There is an ever growing love in being a mother. Some days are good and then some days are better, but there is never, ever a dull moment with my daughter. I’m sure once my son arrives, the dull moments will become phenomenally less. But each day I definitely learn something more about myself and at present, about my daughter.
I’ve recently decided that knee-jerk reactions aren’t the way to go with my daughter. One reason is she thinks it’s funny and imitates it before repeating the very thing she got in trouble for. The second reason is because the more I observe some of her behavior, the more I realize some of the things she does, she got from me or her father. So is it really fair to get upset with her for doing something that she’s seen us do?
Another baby step on the road of motherhood. Some of the things my daughter does, she learned from her parents. That’s just a reality. And if I don’t want her doing something, I need to make sure I’m not doing it myself. Whether she’s watching me or not, I need to make sure I’m setting a positive example for her. I don’t want her to be the kind of child that has a knee-jerk reaction to things, so I’m working on getting better about my knee-jerk reactions. I’ve definitely got an uphill climb ahead of me.
Oh, if there is one thing motherhood has taught me very quickly is that failure is inevitable! And in learning that failure is inevitable, it’s freed me up to learn as I go and it’s teaching my daughter, that yes, sometimes her mother sucks, but her mother loves her very much! I honestly don’t know why the thought of “getting it right” ever went through my head. Now, I’m obviously not going to fail in the department of my child’s well-being, but sometimes I’ll forget to let her food cool off a little longer before giving it to her. Apparently, when she was a crawler, I dropped her once not realizing it while I putting her down, but that’s according to my husband, and she showed no indication of having been dropped, so the jury is still out on that one.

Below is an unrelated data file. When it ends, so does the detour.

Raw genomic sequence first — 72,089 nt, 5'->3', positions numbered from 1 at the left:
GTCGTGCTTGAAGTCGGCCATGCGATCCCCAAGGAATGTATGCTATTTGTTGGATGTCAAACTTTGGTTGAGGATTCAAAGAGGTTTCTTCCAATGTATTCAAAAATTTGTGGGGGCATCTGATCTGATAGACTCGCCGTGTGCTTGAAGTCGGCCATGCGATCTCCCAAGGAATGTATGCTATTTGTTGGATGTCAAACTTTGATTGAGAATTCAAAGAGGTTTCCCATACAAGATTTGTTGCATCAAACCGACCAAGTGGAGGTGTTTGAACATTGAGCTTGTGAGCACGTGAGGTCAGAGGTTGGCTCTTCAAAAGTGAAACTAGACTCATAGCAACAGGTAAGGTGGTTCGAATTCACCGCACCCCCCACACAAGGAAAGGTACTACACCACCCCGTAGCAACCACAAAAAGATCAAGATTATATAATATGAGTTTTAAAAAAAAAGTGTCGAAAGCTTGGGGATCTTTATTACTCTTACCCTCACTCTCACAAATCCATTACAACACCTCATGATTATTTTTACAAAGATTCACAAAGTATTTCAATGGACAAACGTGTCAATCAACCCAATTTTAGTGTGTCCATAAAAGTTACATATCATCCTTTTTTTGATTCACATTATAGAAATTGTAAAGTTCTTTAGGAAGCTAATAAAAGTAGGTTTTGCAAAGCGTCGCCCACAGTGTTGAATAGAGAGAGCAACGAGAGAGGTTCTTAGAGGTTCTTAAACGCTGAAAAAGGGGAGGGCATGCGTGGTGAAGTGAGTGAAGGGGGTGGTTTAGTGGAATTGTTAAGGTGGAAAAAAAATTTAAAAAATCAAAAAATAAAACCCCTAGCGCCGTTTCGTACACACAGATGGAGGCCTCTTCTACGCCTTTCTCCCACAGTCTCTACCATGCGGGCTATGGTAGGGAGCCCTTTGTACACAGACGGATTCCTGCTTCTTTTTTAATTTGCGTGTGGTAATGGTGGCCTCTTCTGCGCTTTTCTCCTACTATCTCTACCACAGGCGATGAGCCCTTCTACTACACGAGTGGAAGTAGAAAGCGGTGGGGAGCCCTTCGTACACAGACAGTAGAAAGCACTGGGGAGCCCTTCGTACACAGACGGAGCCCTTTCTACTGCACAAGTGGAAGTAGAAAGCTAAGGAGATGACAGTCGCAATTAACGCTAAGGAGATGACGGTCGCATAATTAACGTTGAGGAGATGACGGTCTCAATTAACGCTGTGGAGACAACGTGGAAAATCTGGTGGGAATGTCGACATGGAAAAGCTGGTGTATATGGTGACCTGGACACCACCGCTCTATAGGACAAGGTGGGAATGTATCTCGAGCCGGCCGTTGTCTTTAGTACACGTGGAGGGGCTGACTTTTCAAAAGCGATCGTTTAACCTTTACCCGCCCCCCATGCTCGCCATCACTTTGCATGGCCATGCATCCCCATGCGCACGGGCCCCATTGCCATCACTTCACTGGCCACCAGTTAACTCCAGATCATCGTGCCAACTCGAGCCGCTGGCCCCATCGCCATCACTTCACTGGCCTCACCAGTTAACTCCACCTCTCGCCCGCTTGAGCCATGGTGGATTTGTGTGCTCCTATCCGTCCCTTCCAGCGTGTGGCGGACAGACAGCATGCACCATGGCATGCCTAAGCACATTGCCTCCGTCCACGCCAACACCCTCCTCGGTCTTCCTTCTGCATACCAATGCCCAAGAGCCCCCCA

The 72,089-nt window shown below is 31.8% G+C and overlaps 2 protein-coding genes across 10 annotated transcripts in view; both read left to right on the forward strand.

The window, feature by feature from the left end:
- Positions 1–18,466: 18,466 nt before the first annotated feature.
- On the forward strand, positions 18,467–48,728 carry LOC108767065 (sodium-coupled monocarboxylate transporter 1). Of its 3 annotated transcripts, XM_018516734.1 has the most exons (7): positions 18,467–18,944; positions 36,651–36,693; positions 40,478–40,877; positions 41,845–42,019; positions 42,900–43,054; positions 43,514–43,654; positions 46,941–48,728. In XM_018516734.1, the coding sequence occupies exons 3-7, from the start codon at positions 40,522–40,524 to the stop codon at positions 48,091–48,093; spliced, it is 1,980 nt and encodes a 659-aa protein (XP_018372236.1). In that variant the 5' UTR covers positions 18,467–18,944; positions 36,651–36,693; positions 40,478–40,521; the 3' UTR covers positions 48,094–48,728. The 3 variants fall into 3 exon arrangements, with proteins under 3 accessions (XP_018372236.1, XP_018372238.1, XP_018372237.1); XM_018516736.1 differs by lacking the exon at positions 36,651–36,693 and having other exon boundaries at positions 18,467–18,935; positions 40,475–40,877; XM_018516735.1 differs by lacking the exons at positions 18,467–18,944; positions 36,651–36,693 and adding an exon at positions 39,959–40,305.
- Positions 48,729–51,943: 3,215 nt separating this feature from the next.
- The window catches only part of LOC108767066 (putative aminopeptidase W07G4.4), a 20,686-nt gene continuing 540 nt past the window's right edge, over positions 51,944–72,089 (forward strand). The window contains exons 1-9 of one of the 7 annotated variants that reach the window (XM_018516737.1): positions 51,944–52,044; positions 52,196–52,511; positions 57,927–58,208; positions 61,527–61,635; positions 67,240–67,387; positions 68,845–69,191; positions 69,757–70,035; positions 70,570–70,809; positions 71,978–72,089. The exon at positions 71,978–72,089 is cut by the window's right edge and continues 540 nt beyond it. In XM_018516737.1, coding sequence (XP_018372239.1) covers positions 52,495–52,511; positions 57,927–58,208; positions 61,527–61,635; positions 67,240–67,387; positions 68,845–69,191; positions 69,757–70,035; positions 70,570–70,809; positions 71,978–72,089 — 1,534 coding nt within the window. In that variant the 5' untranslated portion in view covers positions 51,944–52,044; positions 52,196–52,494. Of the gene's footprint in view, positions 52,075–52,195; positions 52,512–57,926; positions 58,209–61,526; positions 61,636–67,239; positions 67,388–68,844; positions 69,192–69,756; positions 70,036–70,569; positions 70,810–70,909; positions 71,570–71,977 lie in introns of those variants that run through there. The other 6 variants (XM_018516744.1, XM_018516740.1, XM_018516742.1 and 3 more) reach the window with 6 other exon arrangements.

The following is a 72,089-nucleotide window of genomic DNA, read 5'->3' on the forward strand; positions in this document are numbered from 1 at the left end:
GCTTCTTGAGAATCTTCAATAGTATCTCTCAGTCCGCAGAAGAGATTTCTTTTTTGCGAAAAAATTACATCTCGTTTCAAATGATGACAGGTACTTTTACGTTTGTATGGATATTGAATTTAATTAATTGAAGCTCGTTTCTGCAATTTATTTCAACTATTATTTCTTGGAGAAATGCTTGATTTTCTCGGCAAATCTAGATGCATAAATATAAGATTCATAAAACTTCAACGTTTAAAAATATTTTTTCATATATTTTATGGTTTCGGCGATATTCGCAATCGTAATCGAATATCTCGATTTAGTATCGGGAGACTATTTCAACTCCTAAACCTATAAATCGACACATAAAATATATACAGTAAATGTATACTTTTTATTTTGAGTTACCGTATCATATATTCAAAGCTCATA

Failing has also taught me to roll with the punches. Learn from the mistakes and don’t make them again. How I respond to those mistakes is what makes me stronger and draws me closer to my daughter. Once I accidentally made her bath water too hot and I beat myself up over it for hours. I was distraught enough that my husband had to run the bath again because I didn’t trust myself. I’m passed that fear now, but my daughter never got mad at me. She wasn’t looking at me like, “You savage, you tried to burn me with the water.” No, she splished and splashed in the bathtub, fought us while we dried her off and got her dressed, cuddled with us during storytime, and kissed us good night before bed. Where I saw myself as a failure, my daughter just still saw the mommy she loved very much. So, I don’t beat myself up over the mishaps. I make sure they don’t happen again, I remember my child loves me, and remember that I’m not a terrible person.
I have no intentions of screwing my children up to the point they cannot be functioning adults. I have to remember that’s not what’s happen when I fall short of my expectations. My daughter knows she’s loved and taken care of and she’s one of the happiest babies I’ve encountered in my life, so I thank God for that! And when my son gets here in December, he’ll learn along the way just how much he’s loved and taken care even though his mother is going to make a whole new set of mistakes with him.
I’m not a perfect person. Only perfect person I know of is Jesus Christ. I will not get everything in this life right, I’m not supposed to. And I’m thankful I’ve learned this two years into being a mother because it frees me up to remember I’m still loved even when I make mistakes!
Right now we live with my in-laws. And they live outside the city limits so naturally they’re in the “country”! And while it’s nice to live in a quiet area, the drive is murder getting to basically anywhere. But still it’s quiet and far removed from the pollution of street lamps and lights from buildings at night, so something like stargazing is possible! My daughter has that chance to see the stars at night and the moon, which she loves more than an outdoor Christmas tree. And she gets to see different kinds of birds, and hear frogs, and watch the airplanes from a nearby municipal airport. She can run down the street and inspect the asphalt as she goes. She can examine the dandelion we pick for her when we take her on stroller rides. She gets to see tractors and stacks of hay and cotton field and cows grazing in pastures. And her little eyes take it all in.
My husband and I want our daughter to feel a part of the world around her. So we take her outside when it snows so she can feel the snow. We do the same thing when it rains or when it’s windy. And we have to make conscious efforts to do this because we naturally find it easier to stay inside even though we have no reason to. Every day is a new adventure for her, which means every day is a new adventure for us. And it’s our responsibility to keep finding things for her to discover and enjoy! She’s a happy baby and we plan to keep it that way!